AMAA: From Theory To Order
Since AMAA’s inception in 2012, the Venetian architecture firm has moved from strength to strength by taking an approach that’s as collaborative as it is creative.
Described as a “Collaborative Architecture Office For Research and Development,” AMAA was founded by Marcello Galiotto and Alessandra Rampazzo in 2012, after their experience working with Italian architect Massimo Carmassi and Japanese architect Sou Fujimoto.
Since then, AMAA has embarked on a number of projects across the globe, gaining recognition for work that has spanned private commissions, national and international competitions, and small and large projects. The company believes that architecture is a collaborative attitude, rather than the expression of a single person, and has seen notable success for its approach.
At the beginning of 2020, the firm was awarded third prize for Lighthouse, its mixed-use building proposal in Kaliningrad, Russia. In 2019, AMAA was awarded first prize for its vision of a new elderly home in Chiese, Italy, and fourth prize for its vision of a new headquarters for Alperia in Merano, Italy, among many more. In the same year, as a temporary grouping, AMAA also won first prize for the design and construction of a nine-residence housing building for IPES in Bressanone, Italy, which is currently in the final draft stage.
As a firm, AMAA is founded on the idea of bringing academic theory and architectural practices together. It’s an approach that forms the way the brand works, moving through a design process from theory to order to final outcome. “Architecture is the result of a complex phase, such as the project,” reads a statement from the brand. “It is not a unique and linear process but it is based on the continuous review of multiple options available.”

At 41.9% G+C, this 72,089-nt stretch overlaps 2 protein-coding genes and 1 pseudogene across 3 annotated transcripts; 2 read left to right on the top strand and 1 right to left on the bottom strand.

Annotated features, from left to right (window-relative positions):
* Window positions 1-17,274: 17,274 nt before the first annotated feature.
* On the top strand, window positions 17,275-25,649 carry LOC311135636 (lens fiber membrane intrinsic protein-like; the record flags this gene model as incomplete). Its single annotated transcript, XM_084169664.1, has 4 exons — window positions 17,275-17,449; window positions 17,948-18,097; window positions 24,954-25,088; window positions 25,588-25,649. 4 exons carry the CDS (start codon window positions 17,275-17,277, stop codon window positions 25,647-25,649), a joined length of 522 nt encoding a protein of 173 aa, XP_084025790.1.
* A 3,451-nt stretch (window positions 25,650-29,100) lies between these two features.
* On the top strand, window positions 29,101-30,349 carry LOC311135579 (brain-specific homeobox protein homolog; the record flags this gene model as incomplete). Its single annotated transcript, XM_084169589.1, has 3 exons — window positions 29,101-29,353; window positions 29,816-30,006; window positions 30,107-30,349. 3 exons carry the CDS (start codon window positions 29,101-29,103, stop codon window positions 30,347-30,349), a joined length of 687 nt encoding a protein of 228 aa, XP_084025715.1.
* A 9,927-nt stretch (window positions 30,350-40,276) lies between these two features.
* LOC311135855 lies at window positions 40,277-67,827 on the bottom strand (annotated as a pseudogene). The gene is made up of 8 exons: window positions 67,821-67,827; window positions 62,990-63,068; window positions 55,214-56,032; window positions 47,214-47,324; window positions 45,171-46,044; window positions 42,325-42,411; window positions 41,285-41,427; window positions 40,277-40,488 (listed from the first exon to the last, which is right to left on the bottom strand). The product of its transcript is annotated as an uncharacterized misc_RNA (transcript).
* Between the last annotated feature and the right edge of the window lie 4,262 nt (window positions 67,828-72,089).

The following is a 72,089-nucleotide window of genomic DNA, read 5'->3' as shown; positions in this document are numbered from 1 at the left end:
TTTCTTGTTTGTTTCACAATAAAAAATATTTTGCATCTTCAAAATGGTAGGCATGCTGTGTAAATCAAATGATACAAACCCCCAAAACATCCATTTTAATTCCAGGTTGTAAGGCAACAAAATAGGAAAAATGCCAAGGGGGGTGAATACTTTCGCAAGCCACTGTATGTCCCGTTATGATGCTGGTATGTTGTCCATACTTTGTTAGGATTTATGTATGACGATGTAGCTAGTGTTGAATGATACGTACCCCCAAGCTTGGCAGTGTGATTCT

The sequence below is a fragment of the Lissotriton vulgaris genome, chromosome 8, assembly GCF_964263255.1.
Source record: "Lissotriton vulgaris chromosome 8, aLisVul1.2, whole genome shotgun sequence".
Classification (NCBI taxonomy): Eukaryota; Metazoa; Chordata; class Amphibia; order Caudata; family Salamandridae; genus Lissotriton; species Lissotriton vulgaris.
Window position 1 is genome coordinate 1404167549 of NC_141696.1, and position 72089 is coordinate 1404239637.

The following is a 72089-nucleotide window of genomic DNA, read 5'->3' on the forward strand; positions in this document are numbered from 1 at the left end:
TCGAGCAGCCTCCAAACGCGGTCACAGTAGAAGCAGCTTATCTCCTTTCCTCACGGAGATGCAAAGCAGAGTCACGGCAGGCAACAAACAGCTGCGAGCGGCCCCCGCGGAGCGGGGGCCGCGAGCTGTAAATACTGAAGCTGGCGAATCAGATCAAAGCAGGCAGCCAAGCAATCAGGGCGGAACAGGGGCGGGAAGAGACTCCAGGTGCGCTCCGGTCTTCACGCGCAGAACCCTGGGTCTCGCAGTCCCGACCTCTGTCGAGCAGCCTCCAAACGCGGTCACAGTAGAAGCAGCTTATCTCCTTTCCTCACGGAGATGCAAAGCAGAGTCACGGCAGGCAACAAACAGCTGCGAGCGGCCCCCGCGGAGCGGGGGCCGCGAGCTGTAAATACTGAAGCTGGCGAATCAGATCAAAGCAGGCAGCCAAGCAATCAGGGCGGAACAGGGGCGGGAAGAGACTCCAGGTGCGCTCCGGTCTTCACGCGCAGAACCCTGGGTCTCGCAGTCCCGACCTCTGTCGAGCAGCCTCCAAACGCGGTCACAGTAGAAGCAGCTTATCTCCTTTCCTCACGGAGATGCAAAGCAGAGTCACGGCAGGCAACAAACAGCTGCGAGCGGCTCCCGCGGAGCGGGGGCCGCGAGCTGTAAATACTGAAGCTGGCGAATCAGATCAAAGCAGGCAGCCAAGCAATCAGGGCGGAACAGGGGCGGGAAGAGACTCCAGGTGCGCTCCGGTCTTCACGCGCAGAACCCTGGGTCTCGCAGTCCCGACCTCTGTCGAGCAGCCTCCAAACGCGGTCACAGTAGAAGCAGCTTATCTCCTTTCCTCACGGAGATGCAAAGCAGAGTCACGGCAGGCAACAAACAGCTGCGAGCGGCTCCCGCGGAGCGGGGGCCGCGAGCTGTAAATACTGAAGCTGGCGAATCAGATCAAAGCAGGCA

The “theory is a synthesis in the making of the background made of models, references, words and other contributions coming from other disciplines, all weaved together. Order transforms this background into design, weaving a deep connection with the city, its history and its layers. The real challenge is to preserve the essence of that idea during the entire process, from the first sketch to the detailed constructive drawings and finally during the construction on site (the final outcome).”
AMAA took this approach to its own studio, where the firm converted an abandoned plumbing factory into a new workplace, complementing the one already in Venice, Italy. Based in the Italian town of Arzignano, in the province of Vicenza, the result is a steel-framed, two-storey glass structure nestled in the heart of an old factory. While designing, the duo wanted to ensure they didn’t just preserve the structure’s industrial character, but also that it sat within it as seamlessly as possible. As a result, the same materials — cement, steel and glass — were used, and the beams introduced appeared as rusted as those already in the building.
As well as providing a new workplace for the studio, Galiotto and Rampazzo wanted the design to highlight the unseen potential of industrial buildings scattered across the north of Italy, closed as a result of the recession.
In continuation of its love for collaboration, AMAA recently joined forces with fellow Italian design studio Studio Wok for a “Young Italian Architects” webinar, part of a series on contemporary architecture experiences.